Do you understand the unspoken rules of business, the reality about where and how and when the big decisions or deals are made? What kind of career moves and personal decisions do you need to take to climb the corporate or business ladder to the very top? Whom do you need to know and be known by? What experience, networks, and partnerships can you leverage? How do you manage the guilt that arises from the tricky negotiation of your Work/Life balance? Many women struggle on their own to understand these issues. Few companies arrange formal mentoring (or life coaching) and women lose out more than men whose ‘old boy/pub/golf/club’ networks often serve this need. In fact, having a mentor is the single advantage men usually have, and women usually don’t.
How important is a mentor?
‘To get ahead, to break through the “glass ceiling,” successful women benefit from having a mentor. In fact, a trusted mentor is more vital to success than hard work, talent, or intelligence.’ Conclusion from research conducted by Catalyst, a US non-profit organization that works to advance women in business.
How can we find a mentor and what would we expect from them?
Last year, Nyokabi Njuguna was fortunate enough to spend a month on a Vital Voices Fortune 500 mentoring program. She was mentored by Kathleen Vaughn, Executive VP of Wells Fargo – the third largest bank in America. She was so inspired by that experience and so inspiring in turn that I invited her to share her experiences of being mentored in America, talk to us about that program, and stimulate us to think about:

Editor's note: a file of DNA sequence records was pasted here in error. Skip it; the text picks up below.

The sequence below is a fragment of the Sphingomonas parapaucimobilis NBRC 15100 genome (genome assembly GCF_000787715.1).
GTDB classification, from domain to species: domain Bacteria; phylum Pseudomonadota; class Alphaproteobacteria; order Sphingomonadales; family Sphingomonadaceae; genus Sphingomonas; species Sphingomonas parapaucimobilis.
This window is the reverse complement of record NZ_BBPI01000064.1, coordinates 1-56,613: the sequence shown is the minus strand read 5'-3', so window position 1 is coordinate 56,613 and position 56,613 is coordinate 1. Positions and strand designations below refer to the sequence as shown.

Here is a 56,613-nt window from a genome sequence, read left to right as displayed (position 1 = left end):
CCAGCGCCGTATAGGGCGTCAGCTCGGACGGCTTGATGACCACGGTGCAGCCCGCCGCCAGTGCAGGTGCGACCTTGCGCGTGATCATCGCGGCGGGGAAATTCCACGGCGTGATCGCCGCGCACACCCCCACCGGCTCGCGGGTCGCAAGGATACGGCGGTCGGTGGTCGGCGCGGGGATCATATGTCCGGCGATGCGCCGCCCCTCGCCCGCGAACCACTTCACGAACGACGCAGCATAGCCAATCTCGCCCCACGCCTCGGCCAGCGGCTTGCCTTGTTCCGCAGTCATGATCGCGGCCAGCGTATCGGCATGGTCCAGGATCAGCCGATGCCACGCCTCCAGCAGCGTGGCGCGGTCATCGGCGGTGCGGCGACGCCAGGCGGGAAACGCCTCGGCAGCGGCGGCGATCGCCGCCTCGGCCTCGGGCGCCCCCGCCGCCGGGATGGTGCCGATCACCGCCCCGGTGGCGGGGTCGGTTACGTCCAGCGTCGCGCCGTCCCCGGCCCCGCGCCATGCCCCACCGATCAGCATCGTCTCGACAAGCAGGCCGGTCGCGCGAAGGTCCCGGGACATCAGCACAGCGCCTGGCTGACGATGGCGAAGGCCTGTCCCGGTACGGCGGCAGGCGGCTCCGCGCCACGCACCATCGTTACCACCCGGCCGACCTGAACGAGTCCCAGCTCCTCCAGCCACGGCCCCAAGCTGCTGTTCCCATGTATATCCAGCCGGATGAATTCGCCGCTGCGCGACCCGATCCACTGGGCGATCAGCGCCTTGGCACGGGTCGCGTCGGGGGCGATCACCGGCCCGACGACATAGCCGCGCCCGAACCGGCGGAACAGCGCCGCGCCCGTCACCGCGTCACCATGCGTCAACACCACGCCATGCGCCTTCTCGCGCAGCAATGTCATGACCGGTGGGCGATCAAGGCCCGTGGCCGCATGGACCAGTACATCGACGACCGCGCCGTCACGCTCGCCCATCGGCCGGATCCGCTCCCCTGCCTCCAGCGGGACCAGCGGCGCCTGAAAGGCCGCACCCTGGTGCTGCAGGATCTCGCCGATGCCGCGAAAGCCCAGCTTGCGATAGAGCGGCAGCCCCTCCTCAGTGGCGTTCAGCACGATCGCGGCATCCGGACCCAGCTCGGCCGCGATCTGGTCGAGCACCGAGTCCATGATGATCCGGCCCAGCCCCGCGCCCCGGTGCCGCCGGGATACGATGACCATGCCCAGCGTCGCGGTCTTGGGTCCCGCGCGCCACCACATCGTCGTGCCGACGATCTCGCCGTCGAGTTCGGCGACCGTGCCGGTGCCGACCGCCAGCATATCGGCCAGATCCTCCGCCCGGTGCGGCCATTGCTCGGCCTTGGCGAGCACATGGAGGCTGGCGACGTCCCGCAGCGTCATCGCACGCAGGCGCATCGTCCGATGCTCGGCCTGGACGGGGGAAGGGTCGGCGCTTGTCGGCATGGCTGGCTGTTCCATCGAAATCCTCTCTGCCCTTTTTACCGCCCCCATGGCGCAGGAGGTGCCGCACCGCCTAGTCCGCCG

What do we want to learn? What difference does mentoring really make?
Effective ways to mentor and be mentored, and possible outcomes and challenges
The concept of ‘Passing it Forward’ – how inspiring others leads to personal success and greatness
What local mentoring possibilities and structures exist can we tap into or create?
Her ‘Vital Voices’ mentoring challenge to Women in Leadership
The session will again be moderated by Muthoni Garland, and the emphasis will be on discussion. Thus, after every major point made by Nyokabi, we will stop to allow discussion on the floor. Please come
prepared to share because only by sharing will we help each other learn and grow. I look forward to seeing those who attended our earlier sessions and to meeting many new faces who share our common concern
about furthering the role of women in our society. To book your ticket (Ksh 500), or to get more information, kindly email me or call MIllie on these numbers:
0722 838 161 / 0735 564 394 / (020) 208 9595
‘It is lonely at the top’ is often said of chief executives, but it is even more so for women on their journey to the top as they have few female role models whose skills they can learn from or emulate. I urge you to
come to the session on Thursday 18th at the Nairobi Museum from 6-8pm. Please bring a friend whom you think might benefit or enjoy this session, and feel free to forward this invitation.
Let us talk and be lonely no more.